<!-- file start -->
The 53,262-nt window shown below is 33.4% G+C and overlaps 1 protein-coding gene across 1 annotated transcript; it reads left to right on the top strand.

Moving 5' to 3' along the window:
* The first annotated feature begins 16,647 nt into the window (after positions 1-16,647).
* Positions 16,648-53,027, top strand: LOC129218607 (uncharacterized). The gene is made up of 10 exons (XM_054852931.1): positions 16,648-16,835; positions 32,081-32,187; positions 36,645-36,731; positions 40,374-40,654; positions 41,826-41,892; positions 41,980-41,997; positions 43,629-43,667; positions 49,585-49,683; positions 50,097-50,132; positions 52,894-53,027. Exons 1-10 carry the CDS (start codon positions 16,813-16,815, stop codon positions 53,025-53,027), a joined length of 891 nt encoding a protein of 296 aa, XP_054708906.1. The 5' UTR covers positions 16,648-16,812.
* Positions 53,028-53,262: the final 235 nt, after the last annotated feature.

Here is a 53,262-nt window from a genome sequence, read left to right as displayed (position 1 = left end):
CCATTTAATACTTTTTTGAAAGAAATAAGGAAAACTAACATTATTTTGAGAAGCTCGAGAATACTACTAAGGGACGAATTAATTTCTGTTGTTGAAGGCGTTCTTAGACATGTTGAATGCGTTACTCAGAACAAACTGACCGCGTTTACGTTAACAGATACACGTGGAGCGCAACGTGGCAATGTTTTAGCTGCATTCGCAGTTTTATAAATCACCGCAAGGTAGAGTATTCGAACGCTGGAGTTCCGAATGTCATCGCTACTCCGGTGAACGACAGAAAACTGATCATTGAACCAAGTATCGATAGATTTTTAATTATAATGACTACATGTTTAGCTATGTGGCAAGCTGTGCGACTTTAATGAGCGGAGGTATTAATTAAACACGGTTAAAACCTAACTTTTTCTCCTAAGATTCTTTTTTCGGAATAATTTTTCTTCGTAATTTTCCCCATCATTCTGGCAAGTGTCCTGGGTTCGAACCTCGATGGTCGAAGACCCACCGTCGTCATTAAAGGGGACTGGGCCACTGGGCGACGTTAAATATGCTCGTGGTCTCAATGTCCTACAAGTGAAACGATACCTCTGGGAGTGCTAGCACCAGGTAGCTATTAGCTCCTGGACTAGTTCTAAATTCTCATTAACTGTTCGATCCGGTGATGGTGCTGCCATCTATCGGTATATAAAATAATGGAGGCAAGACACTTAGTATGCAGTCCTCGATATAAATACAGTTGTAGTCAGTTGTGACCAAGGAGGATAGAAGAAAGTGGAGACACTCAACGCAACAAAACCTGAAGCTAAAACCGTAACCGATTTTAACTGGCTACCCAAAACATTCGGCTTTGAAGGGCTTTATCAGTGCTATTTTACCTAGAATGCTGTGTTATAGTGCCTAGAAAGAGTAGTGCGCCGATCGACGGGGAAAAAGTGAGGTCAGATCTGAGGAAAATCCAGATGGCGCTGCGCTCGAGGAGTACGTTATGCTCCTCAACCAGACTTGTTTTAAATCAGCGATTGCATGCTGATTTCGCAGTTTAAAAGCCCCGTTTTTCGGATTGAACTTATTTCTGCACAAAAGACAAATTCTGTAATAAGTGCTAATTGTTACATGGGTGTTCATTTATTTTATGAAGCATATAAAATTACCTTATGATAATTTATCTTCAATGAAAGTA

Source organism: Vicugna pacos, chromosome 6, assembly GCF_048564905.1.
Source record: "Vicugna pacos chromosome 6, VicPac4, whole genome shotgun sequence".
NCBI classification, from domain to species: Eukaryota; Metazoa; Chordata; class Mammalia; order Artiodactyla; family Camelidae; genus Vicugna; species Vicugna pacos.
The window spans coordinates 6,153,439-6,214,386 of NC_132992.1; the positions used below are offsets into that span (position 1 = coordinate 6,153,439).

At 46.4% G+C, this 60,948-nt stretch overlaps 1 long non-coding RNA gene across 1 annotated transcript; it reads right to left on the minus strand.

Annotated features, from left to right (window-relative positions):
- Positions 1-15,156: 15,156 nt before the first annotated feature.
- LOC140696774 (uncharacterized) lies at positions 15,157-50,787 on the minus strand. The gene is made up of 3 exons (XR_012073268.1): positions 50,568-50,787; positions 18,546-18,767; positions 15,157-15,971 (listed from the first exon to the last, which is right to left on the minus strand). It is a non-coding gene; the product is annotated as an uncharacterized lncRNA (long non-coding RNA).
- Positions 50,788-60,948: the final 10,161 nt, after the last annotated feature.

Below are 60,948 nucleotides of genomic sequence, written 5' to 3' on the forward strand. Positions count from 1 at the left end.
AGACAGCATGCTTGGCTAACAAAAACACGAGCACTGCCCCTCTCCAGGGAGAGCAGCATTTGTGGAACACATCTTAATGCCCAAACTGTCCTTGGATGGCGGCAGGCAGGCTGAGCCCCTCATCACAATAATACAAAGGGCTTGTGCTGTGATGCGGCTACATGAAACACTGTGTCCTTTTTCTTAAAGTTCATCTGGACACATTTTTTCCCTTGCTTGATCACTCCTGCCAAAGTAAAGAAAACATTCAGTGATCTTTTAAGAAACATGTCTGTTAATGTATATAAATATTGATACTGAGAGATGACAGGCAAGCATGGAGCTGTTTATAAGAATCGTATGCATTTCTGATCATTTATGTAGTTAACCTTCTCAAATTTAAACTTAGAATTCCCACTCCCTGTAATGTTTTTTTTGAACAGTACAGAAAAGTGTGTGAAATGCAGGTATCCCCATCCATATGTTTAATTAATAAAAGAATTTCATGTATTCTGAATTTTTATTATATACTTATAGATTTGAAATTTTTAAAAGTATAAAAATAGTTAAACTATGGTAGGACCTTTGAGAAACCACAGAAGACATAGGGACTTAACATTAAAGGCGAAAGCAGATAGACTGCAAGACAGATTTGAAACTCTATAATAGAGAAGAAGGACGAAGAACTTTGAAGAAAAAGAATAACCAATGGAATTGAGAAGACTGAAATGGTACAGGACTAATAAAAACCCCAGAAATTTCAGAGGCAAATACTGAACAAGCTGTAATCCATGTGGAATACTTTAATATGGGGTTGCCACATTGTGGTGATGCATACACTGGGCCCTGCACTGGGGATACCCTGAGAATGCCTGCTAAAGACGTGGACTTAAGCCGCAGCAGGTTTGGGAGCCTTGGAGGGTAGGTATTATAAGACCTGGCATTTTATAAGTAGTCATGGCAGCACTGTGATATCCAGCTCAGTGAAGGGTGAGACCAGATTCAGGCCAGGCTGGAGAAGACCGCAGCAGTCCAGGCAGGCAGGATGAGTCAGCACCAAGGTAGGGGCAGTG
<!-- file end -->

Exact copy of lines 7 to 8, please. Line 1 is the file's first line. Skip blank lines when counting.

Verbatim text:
CCATTTAATACTTTTTTGAAAGAAATAAGGAAAACTAACATTATTTTGAGAAGCTCGAGAATACTACTAAGGGACGAATTAATTTCTGTTGTTGAAGGCGTTCTTAGACATGTTGAATGCGTTACTCAGAACAAACTGACCGCGTTTACGTTAACAGATACACGTGGAGCGCAACGTGGCAATGTTTTAGCTGCATTCGCAGTTTTATAAATCACCGCAAGGTAGAGTATTCGAACGCTGGAGTTCCGAATGTCATCGCTACTCCGGTGAACGACAGAAAACTGATCATTGAACCAAGTATCGATAGATTTTTAATTATAATGACTACATGTTTAGCTATGTGGCAAGCTGTGCGACTTTAATGAGCGGAGGTATTAATTAAACACGGTTAAAACCTAACTTTTTCTCCTAAGATTCTTTTTTCGGAATAATTTTTCTTCGTAATTTTCCCCATCATTCTGGCAAGTGTCCTGGGTTCGAACCTCGATGGTCGAAGACCCACCGTCGTCATTAAAGGGGACTGGGCCACTGGGCGACGTTAAATATGCTCGTGGTCTCAATGTCCTACAAGTGAAACGATACCTCTGGGAGTGCTAGCACCAGGTAGCTATTAGCTCCTGGACTAGTTCTAAATTCTCATTAACTGTTCGATCCGGTGATGGTGCTGCCATCTATCGGTATATAAAATAATGGAGGCAAGACACTTAGTATGCAGTCCTCGATATAAATACAGTTGTAGTCAGTTGTGACCAAGGAGGATAGAAGAAAGTGGAGACACTCAACGCAACAAAACCTGAAGCTAAAACCGTAACCGATTTTAACTGGCTACCCAAAACATTCGGCTTTGAAGGGCTTTATCAGTGCTATTTTACCTAGAATGCTGTGTTATAGTGCCTAGAAAGAGTAGTGCGCCGATCGACGGGGAAAAAGTGAGGTCAGATCTGAGGAAAATCCAGATGGCGCTGCGCTCGAGGAGTACGTTATGCTCCTCAACCAGACTTGTTTTAAATCAGCGATTGCATGCTGATTTCGCAGTTTAAAAGCCCCGTTTTTCGGATTGAACTTATTTCTGCACAAAAGACAAATTCTGTAATAAGTGCTAATTGTTACATGGGTGTTCATTTATTTTATGAAGCATATAAAATTACCTTATGATAATTTATCTTCAATGAAAGTA

Source organism: Vicugna pacos, chromosome 6, assembly GCF_048564905.1.